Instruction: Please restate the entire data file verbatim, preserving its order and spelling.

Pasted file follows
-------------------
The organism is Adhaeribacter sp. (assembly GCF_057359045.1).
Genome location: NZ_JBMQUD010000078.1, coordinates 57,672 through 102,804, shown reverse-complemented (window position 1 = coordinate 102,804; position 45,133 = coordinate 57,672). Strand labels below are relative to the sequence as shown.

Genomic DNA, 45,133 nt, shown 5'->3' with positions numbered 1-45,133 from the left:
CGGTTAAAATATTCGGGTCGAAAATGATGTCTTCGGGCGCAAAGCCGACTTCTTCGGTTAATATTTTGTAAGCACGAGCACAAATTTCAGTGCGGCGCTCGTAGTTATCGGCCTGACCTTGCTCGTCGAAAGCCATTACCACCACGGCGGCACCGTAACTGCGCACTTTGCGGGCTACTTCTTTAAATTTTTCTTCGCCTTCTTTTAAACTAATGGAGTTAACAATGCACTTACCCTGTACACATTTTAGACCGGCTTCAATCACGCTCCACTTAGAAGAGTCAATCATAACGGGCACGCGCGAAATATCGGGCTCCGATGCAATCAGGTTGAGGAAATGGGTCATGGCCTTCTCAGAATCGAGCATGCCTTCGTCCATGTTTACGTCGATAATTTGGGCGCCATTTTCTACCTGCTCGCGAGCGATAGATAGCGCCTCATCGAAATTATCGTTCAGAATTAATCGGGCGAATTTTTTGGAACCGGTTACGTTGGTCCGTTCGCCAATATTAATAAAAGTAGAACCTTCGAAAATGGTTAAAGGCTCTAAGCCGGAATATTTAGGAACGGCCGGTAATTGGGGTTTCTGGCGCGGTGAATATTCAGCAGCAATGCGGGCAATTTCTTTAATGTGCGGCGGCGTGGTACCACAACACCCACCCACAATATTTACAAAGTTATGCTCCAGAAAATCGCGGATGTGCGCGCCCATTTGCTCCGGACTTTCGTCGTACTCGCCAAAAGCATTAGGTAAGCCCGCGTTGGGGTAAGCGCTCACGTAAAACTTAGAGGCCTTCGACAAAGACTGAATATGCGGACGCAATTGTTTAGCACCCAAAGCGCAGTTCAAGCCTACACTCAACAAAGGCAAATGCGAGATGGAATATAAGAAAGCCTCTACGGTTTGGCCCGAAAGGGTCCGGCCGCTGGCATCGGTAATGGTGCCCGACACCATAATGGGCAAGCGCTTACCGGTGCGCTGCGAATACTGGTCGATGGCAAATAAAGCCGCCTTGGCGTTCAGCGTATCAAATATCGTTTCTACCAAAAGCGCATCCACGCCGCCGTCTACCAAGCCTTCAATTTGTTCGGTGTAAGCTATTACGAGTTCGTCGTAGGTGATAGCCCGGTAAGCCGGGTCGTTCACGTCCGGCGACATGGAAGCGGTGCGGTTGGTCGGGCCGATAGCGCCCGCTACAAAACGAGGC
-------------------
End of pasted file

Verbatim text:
The organism is Adhaeribacter sp. (assembly GCF_057359045.1).
Genome location: NZ_JBMQUD010000078.1, coordinates 57,672 through 102,804, shown reverse-complemented (window position 1 = coordinate 102,804; position 45,133 = coordinate 57,672). Strand labels below are relative to the sequence as shown.

Genomic DNA, 45,133 nt, shown 5'->3' with positions numbered 1-45,133 from the left:
CGGTTAAAATATTCGGGTCGAAAATGATGTCTTCGGGCGCAAAGCCGACTTCTTCGGTTAATATTTTGTAAGCACGAGCACAAATTTCAGTGCGGCGCTCGTAGTTATCGGCCTGACCTTGCTCGTCGAAAGCCATTACCACCACGGCGGCACCGTAACTGCGCACTTTGCGGGCTACTTCTTTAAATTTTTCTTCGCCTTCTTTTAAACTAATGGAGTTAACAATGCACTTACCCTGTACACATTTTAGACCGGCTTCAATCACGCTCCACTTAGAAGAGTCAATCATAACGGGCACGCGCGAAATATCGGGCTCCGATGCAATCAGGTTGAGGAAATGGGTCATGGCCTTCTCAGAATCGAGCATGCCTTCGTCCATGTTTACGTCGATAATTTGGGCGCCATTTTCTACCTGCTCGCGAGCGATAGATAGCGCCTCATCGAAATTATCGTTCAGAATTAATCGGGCGAATTTTTTGGAACCGGTTACGTTGGTCCGTTCGCCAATATTAATAAAAGTAGAACCTTCGAAAATGGTTAAAGGCTCTAAGCCGGAATATTTAGGAACGGCCGGTAATTGGGGTTTCTGGCGCGGTGAATATTCAGCAGCAATGCGGGCAATTTCTTTAATGTGCGGCGGCGTGGTACCACAACACCCACCCACAATATTTACAAAGTTATGCTCCAGAAAATCGCGGATGTGCGCGCCCATTTGCTCCGGACTTTCGTCGTACTCGCCAAAAGCATTAGGTAAGCCCGCGTTGGGGTAAGCGCTCACGTAAAACTTAGAGGCCTTCGACAAAGACTGAATATGCGGACGCAATTGTTTAGCACCCAAAGCGCAGTTCAAGCCTACACTCAACAAAGGCAAATGCGAGATGGAATATAAGAAAGCCTCTACGGTTTGGCCCGAAAGGGTCCGGCCGCTGGCATCGGTAATGGTGCCCGACACCATAATGGGCAAGCGCTTACCGGTGCGCTGCGAATACTGGTCGATGGCAAATAAAGCCGCCTTGGCGTTCAGCGTATCAAATATCGTTTCTACCAAAAGCGCATCCACGCCGCCGTCTACCAAGCCTTCAATTTGTTCGGTGTAAGCTATTACGAGTTCGTCGTAGGTGATAGCCCGGTAAGCCGGGTCGTTCACGTCCGGCGACATGGAAGCGGTGCGGTTGGTCGGGCCGATAGCGCCCGCTACAAAACGAGGC